Israel has formally notified UNESCO that it will withdraw from the UN culture and education body.
Israel said in October that it would pull out of Paris-based UNESCO after the United States said it was withdrawing due to alleged "anti-Israel bias."
UNESCO chief Audrey Azoulay said in a statement Friday that she regretted Israel's decision to formally withdraw. As with the United States, Israel's official withdrawal is set to go into effect on December 31, 2018.
"I regret this deeply, as it is my conviction that it is inside UNESCO and not outside it that states can best seek to overcome differences in the organization's fields of competence," said Azoulay, a former French culture minister who is of Moroccan Jewish heritage.
Israel has long accused the UN body of being biased against the Jewish state, a claim repeated by its UNESCO envoy on Thursday.
"UNESCO, led by Arab states, has broken records of hypocrisy, incitement and lies against Israel and the Jewish people, while polluting its noble basic values with politicization and diplomatic terror that sometimes bordered on anti-Semitism," the Haaretz newspaper quoted Carmel Shama-Hacohen as saying on Thursday.
The Israeli UNESCO envoy said it was Israel's "moral duty" to withdraw after the United States made the same decision.
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UNESCO becomes battlefront
UNESCO came under Israeli and US criticism late last year after it referred to East Jerusalem as "Occupied Palestine" and a criticized "aggression by the Israeli Occupation Authorities" over restrictions imposed at the Al-Aqsa Mosque compound, a holy site known to Muslims as the Noble Sanctuary and to Jews as the Temple Mount.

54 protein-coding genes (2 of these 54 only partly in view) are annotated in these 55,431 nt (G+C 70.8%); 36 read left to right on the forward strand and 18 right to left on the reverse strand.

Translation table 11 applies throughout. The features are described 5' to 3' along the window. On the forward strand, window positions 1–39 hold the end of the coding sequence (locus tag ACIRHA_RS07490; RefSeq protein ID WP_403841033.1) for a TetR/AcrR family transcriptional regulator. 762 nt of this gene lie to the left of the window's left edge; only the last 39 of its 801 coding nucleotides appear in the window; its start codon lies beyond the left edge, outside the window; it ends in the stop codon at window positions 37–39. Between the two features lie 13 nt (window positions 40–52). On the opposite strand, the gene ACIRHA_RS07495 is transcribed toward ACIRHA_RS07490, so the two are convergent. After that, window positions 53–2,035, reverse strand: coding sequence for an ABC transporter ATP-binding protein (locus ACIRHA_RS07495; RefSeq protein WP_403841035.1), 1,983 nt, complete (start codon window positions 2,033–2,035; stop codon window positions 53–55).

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The US and Israel were also vexed by UNESCO's decision in July to name the Old City of Hebron in the occupied West Bank as a Palestinian World Heritage site.
The US stopped contributing funds to UNESCO in 2011 after the body voted to include Palestine as a member and now owes around $550 million in back payments. The US said in October that "concerns with mounting arrears at UNESCO" were part of its decision to withdraw.
UNESCO has become one of several battlegrounds between Israel and the Palestinian Authority as Palestinians seeks to gain recognition through international bodies and treaties despite warnings from Israel and the United States.
Israel and the United States argue that Palestine should not join international bodies or treaties until it reaches full statehood under an elusive peace deal with Israel.
The UN cultural body is best known for its World Heritage program. It also promotes education and culture, including programs on Holocaust awareness.
The United States previously withdrew from UNESCO in the 1980s, accusing it of a pro-Soviet bias, before rejoining in 2003.
cw/msh (AFP, AP, dpa)